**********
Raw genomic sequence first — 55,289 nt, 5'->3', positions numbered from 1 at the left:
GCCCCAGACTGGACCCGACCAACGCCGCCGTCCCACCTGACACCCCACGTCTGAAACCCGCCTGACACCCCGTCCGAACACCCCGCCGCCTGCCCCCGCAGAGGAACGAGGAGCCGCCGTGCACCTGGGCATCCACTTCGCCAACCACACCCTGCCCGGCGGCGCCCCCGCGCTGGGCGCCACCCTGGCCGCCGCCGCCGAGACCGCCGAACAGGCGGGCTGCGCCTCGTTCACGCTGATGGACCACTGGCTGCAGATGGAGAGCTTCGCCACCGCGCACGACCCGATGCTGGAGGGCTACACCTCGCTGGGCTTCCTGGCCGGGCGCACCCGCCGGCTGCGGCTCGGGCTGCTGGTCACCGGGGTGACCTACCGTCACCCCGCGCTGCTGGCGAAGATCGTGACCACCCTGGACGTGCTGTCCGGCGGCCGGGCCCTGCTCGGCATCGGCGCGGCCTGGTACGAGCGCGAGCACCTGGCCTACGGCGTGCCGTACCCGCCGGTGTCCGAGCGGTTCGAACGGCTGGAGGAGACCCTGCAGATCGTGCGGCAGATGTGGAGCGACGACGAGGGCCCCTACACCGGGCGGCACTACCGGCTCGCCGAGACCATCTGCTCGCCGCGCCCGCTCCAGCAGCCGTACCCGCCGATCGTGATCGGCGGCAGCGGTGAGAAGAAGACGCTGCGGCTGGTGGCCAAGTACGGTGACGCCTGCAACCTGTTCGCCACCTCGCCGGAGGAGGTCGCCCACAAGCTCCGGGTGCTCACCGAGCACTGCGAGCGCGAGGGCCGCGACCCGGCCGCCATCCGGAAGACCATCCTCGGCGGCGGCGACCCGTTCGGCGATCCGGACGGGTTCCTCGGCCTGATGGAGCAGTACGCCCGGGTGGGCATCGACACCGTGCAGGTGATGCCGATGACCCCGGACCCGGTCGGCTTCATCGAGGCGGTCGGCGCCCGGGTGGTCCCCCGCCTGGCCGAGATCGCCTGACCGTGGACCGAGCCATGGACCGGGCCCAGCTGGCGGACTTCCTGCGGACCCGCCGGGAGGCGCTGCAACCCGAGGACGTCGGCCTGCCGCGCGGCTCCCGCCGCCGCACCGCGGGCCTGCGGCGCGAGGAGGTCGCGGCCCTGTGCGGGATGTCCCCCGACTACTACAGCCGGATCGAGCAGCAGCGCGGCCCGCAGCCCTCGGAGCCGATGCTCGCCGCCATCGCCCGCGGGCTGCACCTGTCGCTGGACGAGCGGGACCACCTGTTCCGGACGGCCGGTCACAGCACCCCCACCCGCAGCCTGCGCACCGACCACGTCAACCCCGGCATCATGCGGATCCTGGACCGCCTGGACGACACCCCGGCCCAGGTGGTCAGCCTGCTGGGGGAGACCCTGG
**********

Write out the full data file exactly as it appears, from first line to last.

Raw genomic sequence first — 55,289 nt, 5'->3', positions numbered from 1 at the left:
GCCCCAGACTGGACCCGACCAACGCCGCCGTCCCACCTGACACCCCACGTCTGAAACCCGCCTGACACCCCGTCCGAACACCCCGCCGCCTGCCCCCGCAGAGGAACGAGGAGCCGCCGTGCACCTGGGCATCCACTTCGCCAACCACACCCTGCCCGGCGGCGCCCCCGCGCTGGGCGCCACCCTGGCCGCCGCCGCCGAGACCGCCGAACAGGCGGGCTGCGCCTCGTTCACGCTGATGGACCACTGGCTGCAGATGGAGAGCTTCGCCACCGCGCACGACCCGATGCTGGAGGGCTACACCTCGCTGGGCTTCCTGGCCGGGCGCACCCGCCGGCTGCGGCTCGGGCTGCTGGTCACCGGGGTGACCTACCGTCACCCCGCGCTGCTGGCGAAGATCGTGACCACCCTGGACGTGCTGTCCGGCGGCCGGGCCCTGCTCGGCATCGGCGCGGCCTGGTACGAGCGCGAGCACCTGGCCTACGGCGTGCCGTACCCGCCGGTGTCCGAGCGGTTCGAACGGCTGGAGGAGACCCTGCAGATCGTGCGGCAGATGTGGAGCGACGACGAGGGCCCCTACACCGGGCGGCACTACCGGCTCGCCGAGACCATCTGCTCGCCGCGCCCGCTCCAGCAGCCGTACCCGCCGATCGTGATCGGCGGCAGCGGTGAGAAGAAGACGCTGCGGCTGGTGGCCAAGTACGGTGACGCCTGCAACCTGTTCGCCACCTCGCCGGAGGAGGTCGCCCACAAGCTCCGGGTGCTCACCGAGCACTGCGAGCGCGAGGGCCGCGACCCGGCCGCCATCCGGAAGACCATCCTCGGCGGCGGCGACCCGTTCGGCGATCCGGACGGGTTCCTCGGCCTGATGGAGCAGTACGCCCGGGTGGGCATCGACACCGTGCAGGTGATGCCGATGACCCCGGACCCGGTCGGCTTCATCGAGGCGGTCGGCGCCCGGGTGGTCCCCCGCCTGGCCGAGATCGCCTGACCGTGGACCGAGCCATGGACCGGGCCCAGCTGGCGGACTTCCTGCGGACCCGCCGGGAGGCGCTGCAACCCGAGGACGTCGGCCTGCCGCGCGGCTCCCGCCGCCGCACCGCGGGCCTGCGGCGCGAGGAGGTCGCGGCCCTGTGCGGGATGTCCCCCGACTACTACAGCCGGATCGAGCAGCAGCGCGGCCCGCAGCCCTCGGAGCCGATGCTCGCCGCCATCGCCCGCGGGCTGCACCTGTCGCTGGACGAGCGGGACCACCTGTTCCGGACGGCCGGTCACAGCACCCCCACCCGCAGCCTGCGCACCGACCACGTCAACCCCGGCATCATGCGGATCCTGGACCGCCTGGACGACACCCCGGCCCAGGTGGTCAGCCTGCTGGGGGAGACCCTGG